Rosemary writes that in most families there is a favorite child, and that, in different ways, it is difficult to be the favorite and not to be the favorite. Rosemary was her mother’s favorite child, and Lowell was their father’s; Rosemary loved Lowell most, Fern loved their mother most, and Lowell loved Fern most. Rosemary reflects that writing these preferences out makes it seem as if there was enough love for everyone.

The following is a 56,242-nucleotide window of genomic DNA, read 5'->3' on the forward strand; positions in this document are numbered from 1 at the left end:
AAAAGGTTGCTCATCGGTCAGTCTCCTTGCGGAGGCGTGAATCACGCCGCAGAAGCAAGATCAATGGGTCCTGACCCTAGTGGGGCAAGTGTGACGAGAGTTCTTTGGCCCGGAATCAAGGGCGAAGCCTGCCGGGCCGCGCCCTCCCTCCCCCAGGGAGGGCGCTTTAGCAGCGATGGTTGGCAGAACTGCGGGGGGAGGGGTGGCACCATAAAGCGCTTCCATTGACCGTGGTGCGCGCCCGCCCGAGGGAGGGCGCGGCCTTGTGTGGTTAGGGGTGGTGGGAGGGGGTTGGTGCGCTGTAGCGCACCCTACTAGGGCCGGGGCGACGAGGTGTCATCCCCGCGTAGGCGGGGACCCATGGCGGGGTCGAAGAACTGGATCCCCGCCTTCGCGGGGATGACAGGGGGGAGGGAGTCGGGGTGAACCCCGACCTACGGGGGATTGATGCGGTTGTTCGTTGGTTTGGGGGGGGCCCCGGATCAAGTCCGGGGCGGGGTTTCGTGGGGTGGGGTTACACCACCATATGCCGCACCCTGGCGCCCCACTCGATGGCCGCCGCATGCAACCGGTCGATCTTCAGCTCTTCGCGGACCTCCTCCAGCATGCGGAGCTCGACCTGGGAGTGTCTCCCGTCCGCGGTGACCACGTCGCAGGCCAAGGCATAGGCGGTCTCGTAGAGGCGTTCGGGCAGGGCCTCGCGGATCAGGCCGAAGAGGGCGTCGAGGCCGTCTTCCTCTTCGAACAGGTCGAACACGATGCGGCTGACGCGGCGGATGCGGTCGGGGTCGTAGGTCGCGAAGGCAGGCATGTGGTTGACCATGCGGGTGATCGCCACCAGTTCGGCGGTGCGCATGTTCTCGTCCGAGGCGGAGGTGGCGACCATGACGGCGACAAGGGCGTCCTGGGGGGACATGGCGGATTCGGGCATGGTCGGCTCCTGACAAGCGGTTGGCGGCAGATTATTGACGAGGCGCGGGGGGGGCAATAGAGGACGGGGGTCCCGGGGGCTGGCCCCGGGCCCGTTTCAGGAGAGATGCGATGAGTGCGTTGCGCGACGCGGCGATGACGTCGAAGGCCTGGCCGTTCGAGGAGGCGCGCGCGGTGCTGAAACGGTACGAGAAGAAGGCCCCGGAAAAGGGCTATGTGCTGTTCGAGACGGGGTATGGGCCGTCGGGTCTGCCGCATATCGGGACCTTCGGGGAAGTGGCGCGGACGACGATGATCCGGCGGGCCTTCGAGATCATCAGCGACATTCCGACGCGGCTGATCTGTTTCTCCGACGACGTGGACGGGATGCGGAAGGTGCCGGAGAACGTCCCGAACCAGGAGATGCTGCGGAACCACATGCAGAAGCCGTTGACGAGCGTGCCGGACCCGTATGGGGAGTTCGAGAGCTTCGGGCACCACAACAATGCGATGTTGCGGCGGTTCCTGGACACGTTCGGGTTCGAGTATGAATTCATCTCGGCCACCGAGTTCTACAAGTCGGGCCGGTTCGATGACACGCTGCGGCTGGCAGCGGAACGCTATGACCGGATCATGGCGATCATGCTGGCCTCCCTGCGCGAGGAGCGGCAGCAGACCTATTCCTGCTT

In some ways Rosemary’s view of her family is rather cynical. Most parents would deny the accusation that they have a favorite child, yet Rosemary conveys a very clear, almost diagram-like image of the patterns of favoritism within her family. It is unclear whether this perception is born out of Rosemary’s own bitterness or whether it is actually true.